Stockholm (2016), by Israeli novelist Noa Yedlin, is told from the persepctives of four best friends around the age of seventy. The fifth friend, Avishay, cannot chime in, because very early on in the novel he is found dead in his bed.
An economics professor of some renown, Avishay (who most likely had a heart attack in his sleep, or so the friends determine), is considered a possible candidate for the Nobel Prize in economics. Since the prize is only given to people known to be alive at the time of the decision, and since Avishay was single and a private man, his four friends decide that they can keep his death a secret for a week until the prize announcements are made. They each have their own motive for wanting Avishay to win, even posthumously: For Yehuda, it is the hope that the cover of his upcoming book will read “With an introduction by Nobel Prize laureate.” For Amos, also an economist, it is to prove that he is a supportive, non-envious friend. For Zohara, Avishay’s casual lover, it is part of a scheme to prove in retrospect that the two of them were in a domestic partnership and that she deserves to inherit the prize money. For Nilly, it appears to be merely a thrill, an adventurous way to prove her value and stabilize her role in the quadruplet.
What follows is a cross between deep soul searching and a comedy of errors. The four friends must overcome the physical and technological barriers posed by their age as they hide the body, move it to a second location, attempt to answer text messages without context, reveal what they believe to be Avishay’s future child, and make up stories and lies—some more convincing than others—to share with their partners and loved ones. As the days go by and the danger of getting caught grows more palpable, they discuss and debate the risks involved for each of them, what they have to gain, whether Avishay would have cared enough about the Nobel in his life to do something so unseemly, and what meaning such an honor even holds for a cadaver.
As the novel switches between points of view, the intricacies of the protagonists’ decades-long friendship are revealed: the inner circles, the debts of gratitude, the unresolvable tensions, the inconsolable insults. These social dynamics inform and are informed by each character’s personal history, big life events, and the scars they carry with them: Yehuda became rich at a young age after inventing and patenting a household appliance and has spent the intervening years attempting to prove to himself and the world that he is more than a one-trick pony. Nilly came out of a long marriage and is finding happiness in a new relationship, but the question of how her weight affects her romantic prospects and people’s perceptions of her continues to hang over her head. Amos has always kept his head down and his nose to the grindstone, and feels confused and hurt when his wife decides to go to law school with the intention of becoming a judge at retirement age. Zohara is at a risk of losing her career over a professional faux pas, and is coming to terms with the reality that she may have missed her chance at becoming financially independent and finding long-lasting love.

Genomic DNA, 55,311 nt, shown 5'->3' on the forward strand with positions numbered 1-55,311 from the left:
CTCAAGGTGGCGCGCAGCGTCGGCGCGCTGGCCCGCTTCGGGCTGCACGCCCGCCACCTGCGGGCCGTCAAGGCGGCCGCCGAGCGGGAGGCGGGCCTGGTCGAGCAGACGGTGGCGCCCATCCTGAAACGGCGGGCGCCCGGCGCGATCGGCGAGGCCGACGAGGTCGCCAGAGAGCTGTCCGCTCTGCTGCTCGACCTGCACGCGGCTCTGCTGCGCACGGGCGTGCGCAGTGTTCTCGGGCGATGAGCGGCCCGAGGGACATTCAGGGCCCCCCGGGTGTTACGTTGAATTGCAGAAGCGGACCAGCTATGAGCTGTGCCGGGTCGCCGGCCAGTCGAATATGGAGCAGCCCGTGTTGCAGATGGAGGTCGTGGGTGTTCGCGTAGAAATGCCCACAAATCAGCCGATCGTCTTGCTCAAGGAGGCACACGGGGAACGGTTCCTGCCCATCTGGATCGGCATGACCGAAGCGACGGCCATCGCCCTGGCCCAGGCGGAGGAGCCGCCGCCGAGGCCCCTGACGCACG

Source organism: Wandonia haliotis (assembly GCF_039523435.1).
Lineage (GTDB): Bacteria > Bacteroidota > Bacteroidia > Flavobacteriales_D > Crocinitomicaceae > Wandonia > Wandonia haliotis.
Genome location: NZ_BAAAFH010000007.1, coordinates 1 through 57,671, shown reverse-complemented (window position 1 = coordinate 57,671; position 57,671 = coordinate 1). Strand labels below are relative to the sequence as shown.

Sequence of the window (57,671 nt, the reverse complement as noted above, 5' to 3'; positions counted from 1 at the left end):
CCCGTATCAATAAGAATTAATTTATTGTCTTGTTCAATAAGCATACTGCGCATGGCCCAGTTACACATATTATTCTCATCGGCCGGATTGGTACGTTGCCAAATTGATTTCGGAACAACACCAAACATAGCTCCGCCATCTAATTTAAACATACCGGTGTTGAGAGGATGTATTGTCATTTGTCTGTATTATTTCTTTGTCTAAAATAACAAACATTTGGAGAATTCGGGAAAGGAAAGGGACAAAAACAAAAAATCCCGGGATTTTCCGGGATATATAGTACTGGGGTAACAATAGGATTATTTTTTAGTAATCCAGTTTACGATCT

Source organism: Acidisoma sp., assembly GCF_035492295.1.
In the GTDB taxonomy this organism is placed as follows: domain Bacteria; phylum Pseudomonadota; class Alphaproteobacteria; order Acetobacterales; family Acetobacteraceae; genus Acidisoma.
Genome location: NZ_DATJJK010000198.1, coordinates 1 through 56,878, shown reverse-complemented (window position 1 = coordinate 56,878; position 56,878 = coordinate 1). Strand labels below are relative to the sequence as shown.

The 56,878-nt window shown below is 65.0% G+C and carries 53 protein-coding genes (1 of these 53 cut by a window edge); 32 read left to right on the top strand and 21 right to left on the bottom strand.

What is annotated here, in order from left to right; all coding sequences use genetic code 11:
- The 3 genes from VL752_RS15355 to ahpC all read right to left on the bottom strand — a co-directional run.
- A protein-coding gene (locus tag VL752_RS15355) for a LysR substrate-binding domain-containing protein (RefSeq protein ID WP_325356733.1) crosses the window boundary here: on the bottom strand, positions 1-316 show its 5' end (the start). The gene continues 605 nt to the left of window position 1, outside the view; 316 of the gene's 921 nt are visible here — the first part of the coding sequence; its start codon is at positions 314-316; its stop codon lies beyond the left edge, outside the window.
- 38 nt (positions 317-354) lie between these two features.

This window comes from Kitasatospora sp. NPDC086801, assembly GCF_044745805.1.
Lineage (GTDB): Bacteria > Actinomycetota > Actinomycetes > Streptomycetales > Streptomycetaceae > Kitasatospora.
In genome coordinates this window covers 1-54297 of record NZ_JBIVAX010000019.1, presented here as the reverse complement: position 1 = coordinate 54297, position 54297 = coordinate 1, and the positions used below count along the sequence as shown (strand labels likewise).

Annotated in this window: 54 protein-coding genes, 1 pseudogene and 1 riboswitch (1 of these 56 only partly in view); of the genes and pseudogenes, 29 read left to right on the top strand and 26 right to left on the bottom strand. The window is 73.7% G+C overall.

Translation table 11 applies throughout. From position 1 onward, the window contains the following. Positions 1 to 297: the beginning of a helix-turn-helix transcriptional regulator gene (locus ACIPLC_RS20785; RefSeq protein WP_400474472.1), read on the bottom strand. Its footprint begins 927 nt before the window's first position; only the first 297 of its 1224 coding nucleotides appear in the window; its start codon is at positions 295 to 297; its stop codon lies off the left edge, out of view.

Together, the four must deal with the realities of aging. All on the verge of turning seventy, they agree that their age (along with their middle class status, their light skin, and their respectable lines of work) make them unlikely suspects if their scheme were to be revealed. Their plot is a way to examine what they are capable of and willing to do at an age when they are expected to get comfortable and grow obsolete. But what they don’t discuss is how hiding a dead body is a way for them all to avoid the real matter at hand: one of their best friends is dead, and one day they will be too.
The quartet hardly grieves at all, treating Avishay’s dead body as a prop to be dealt with rather than a person they have loved. But loss and fear pop up in unexpected places anyway, insuppressible and inescapable, causing them to test their relationships, end their marriages, change their lives, and come to terms with the parts of themselves they realize they won’t be changing after all. No matter how we try to hide mortality—or hide from it—the temporary nature of all that we have finds ways of invading our consciousness, like a corpse that grows putrid as the days go by, forcing us to acknowledge and deal with its presence.
At the end of the book, Yehuda, Amos, Zohara, and Nilly finally bury their friend. Once he is truly gone, they are left to pick up the pieces—still together, but forever altered by a loss they once attempted to talk themselves into ignoring.